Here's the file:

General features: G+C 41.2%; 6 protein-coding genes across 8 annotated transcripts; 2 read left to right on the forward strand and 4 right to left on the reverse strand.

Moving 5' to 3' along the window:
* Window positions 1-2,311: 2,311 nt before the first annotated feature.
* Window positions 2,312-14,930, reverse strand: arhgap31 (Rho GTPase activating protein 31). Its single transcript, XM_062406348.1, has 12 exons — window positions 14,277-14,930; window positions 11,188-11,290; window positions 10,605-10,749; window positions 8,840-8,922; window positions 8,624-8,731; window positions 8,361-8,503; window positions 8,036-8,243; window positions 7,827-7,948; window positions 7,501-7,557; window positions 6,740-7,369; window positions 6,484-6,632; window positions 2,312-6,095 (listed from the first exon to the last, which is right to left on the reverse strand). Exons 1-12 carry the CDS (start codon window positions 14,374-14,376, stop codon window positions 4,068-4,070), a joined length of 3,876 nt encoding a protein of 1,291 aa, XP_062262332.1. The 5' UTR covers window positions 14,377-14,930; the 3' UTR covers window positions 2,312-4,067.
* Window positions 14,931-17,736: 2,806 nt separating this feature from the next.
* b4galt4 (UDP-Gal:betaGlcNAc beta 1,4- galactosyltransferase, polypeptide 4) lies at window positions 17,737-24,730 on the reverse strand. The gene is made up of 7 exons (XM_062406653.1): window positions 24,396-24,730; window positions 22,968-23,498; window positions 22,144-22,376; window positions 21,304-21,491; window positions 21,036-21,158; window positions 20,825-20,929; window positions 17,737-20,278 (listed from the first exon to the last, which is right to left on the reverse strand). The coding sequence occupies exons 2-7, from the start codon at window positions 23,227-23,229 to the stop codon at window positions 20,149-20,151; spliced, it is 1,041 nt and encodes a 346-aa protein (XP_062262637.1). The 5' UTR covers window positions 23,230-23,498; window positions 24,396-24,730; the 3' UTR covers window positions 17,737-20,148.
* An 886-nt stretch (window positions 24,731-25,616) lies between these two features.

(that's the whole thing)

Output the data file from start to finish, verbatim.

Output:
General features: G+C 41.2%; 6 protein-coding genes across 8 annotated transcripts; 2 read left to right on the forward strand and 4 right to left on the reverse strand.

Moving 5' to 3' along the window:
* Window positions 1-2,311: 2,311 nt before the first annotated feature.
* Window positions 2,312-14,930, reverse strand: arhgap31 (Rho GTPase activating protein 31). Its single transcript, XM_062406348.1, has 12 exons — window positions 14,277-14,930; window positions 11,188-11,290; window positions 10,605-10,749; window positions 8,840-8,922; window positions 8,624-8,731; window positions 8,361-8,503; window positions 8,036-8,243; window positions 7,827-7,948; window positions 7,501-7,557; window positions 6,740-7,369; window positions 6,484-6,632; window positions 2,312-6,095 (listed from the first exon to the last, which is right to left on the reverse strand). Exons 1-12 carry the CDS (start codon window positions 14,374-14,376, stop codon window positions 4,068-4,070), a joined length of 3,876 nt encoding a protein of 1,291 aa, XP_062262332.1. The 5' UTR covers window positions 14,377-14,930; the 3' UTR covers window positions 2,312-4,067.
* Window positions 14,931-17,736: 2,806 nt separating this feature from the next.
* b4galt4 (UDP-Gal:betaGlcNAc beta 1,4- galactosyltransferase, polypeptide 4) lies at window positions 17,737-24,730 on the reverse strand. The gene is made up of 7 exons (XM_062406653.1): window positions 24,396-24,730; window positions 22,968-23,498; window positions 22,144-22,376; window positions 21,304-21,491; window positions 21,036-21,158; window positions 20,825-20,929; window positions 17,737-20,278 (listed from the first exon to the last, which is right to left on the reverse strand). The coding sequence occupies exons 2-7, from the start codon at window positions 23,227-23,229 to the stop codon at window positions 20,149-20,151; spliced, it is 1,041 nt and encodes a 346-aa protein (XP_062262637.1). The 5' UTR covers window positions 23,230-23,498; window positions 24,396-24,730; the 3' UTR covers window positions 17,737-20,148.
* An 886-nt stretch (window positions 24,731-25,616) lies between these two features.